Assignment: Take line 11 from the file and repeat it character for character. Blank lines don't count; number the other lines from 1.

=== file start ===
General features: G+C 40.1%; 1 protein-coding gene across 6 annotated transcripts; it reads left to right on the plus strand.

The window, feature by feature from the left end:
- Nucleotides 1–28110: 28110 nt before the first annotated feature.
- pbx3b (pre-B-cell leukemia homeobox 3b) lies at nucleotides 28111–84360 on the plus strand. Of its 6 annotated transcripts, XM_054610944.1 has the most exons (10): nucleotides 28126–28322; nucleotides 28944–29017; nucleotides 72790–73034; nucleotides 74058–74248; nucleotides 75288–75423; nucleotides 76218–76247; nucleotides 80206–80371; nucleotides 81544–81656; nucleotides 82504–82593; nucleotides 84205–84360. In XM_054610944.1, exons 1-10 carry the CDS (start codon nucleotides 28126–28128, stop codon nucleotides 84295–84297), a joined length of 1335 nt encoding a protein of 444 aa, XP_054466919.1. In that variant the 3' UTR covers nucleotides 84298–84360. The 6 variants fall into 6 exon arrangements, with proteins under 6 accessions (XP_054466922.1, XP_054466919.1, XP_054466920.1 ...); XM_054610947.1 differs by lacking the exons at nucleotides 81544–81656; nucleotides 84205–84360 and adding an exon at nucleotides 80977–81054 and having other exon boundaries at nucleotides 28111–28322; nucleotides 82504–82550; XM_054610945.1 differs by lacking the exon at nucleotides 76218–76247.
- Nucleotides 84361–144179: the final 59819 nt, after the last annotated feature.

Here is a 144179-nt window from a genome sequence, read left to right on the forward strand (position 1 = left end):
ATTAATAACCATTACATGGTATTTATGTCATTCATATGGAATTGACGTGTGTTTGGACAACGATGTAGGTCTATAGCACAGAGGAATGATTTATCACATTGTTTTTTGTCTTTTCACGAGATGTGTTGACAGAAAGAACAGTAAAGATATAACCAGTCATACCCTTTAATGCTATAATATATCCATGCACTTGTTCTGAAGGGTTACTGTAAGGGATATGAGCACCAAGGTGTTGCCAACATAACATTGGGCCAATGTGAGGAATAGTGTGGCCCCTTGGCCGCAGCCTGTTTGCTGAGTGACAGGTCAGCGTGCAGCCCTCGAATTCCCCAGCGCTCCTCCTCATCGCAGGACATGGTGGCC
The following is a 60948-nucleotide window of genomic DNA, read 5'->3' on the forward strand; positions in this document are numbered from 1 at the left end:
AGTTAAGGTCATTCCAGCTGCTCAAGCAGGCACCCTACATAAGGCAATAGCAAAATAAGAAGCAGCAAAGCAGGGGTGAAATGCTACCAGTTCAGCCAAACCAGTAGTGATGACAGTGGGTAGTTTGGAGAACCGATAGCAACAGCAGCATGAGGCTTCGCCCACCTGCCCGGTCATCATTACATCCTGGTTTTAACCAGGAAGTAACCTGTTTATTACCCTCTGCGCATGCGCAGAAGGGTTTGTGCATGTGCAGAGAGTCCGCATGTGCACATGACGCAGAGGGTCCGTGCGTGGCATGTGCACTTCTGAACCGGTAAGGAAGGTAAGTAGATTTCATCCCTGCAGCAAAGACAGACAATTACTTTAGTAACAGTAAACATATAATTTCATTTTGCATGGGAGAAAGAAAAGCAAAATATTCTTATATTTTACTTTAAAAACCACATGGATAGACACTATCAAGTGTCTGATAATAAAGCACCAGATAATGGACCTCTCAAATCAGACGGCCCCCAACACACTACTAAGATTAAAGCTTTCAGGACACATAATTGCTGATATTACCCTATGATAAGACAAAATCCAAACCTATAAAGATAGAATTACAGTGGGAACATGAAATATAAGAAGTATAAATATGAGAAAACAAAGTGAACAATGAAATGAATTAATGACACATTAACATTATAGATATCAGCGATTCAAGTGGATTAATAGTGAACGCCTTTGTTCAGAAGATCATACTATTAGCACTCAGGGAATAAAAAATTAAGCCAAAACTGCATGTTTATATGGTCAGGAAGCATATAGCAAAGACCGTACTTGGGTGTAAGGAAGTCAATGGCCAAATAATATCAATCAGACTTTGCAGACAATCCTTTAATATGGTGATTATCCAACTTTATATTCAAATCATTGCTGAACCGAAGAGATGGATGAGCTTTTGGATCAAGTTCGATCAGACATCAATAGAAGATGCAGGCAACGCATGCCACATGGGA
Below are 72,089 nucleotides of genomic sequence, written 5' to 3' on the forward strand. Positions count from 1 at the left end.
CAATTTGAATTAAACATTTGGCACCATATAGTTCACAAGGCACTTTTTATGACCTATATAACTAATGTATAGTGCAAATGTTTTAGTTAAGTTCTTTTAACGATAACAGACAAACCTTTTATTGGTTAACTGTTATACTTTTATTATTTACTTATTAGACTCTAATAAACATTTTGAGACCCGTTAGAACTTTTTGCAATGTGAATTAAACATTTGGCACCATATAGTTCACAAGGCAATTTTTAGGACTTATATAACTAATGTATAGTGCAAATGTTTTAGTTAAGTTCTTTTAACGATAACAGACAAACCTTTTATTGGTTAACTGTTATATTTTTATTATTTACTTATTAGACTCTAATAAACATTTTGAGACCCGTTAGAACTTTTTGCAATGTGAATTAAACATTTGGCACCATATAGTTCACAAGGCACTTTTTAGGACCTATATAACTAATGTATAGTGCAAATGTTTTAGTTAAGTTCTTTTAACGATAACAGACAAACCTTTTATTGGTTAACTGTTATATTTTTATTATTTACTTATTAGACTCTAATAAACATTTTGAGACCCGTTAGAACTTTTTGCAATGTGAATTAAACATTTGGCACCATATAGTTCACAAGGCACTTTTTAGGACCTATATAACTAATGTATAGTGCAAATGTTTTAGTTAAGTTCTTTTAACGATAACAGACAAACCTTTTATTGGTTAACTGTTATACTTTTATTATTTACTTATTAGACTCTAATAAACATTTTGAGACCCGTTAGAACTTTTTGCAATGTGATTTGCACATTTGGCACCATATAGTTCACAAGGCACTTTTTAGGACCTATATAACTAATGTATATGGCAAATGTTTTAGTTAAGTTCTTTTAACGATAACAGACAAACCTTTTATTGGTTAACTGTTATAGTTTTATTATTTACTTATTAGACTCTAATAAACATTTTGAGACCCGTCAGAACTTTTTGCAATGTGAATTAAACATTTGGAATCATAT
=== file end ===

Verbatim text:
CAATTTGAATTAAACATTTGGCACCATATAGTTCACAAGGCACTTTTTATGACCTATATAACTAATGTATAGTGCAAATGTTTTAGTTAAGTTCTTTTAACGATAACAGACAAACCTTTTATTGGTTAACTGTTATACTTTTATTATTTACTTATTAGACTCTAATAAACATTTTGAGACCCGTTAGAACTTTTTGCAATGTGAATTAAACATTTGGCACCATATAGTTCACAAGGCAATTTTTAGGACTTATATAACTAATGTATAGTGCAAATGTTTTAGTTAAGTTCTTTTAACGATAACAGACAAACCTTTTATTGGTTAACTGTTATATTTTTATTATTTACTTATTAGACTCTAATAAACATTTTGAGACCCGTTAGAACTTTTTGCAATGTGAATTAAACATTTGGCACCATATAGTTCACAAGGCACTTTTTAGGACCTATATAACTAATGTATAGTGCAAATGTTTTAGTTAAGTTCTTTTAACGATAACAGACAAACCTTTTATTGGTTAACTGTTATATTTTTATTATTTACTTATTAGACTCTAATAAACATTTTGAGACCCGTTAGAACTTTTTGCAATGTGAATTAAACATTTGGCACCATATAGTTCACAAGGCACTTTTTAGGACCTATATAACTAATGTATAGTGCAAATGTTTTAGTTAAGTTCTTTTAACGATAACAGACAAACCTTTTATTGGTTAACTGTTATACTTTTATTATTTACTTATTAGACTCTAATAAACATTTTGAGACCCGTTAGAACTTTTTGCAATGTGATTTGCACATTTGGCACCATATAGTTCACAAGGCACTTTTTAGGACCTATATAACTAATGTATATGGCAAATGTTTTAGTTAAGTTCTTTTAACGATAACAGACAAACCTTTTATTGGTTAACTGTTATAGTTTTATTATTTACTTATTAGACTCTAATAAACATTTTGAGACCCGTCAGAACTTTTTGCAATGTGAATTAAACATTTGGAATCATAT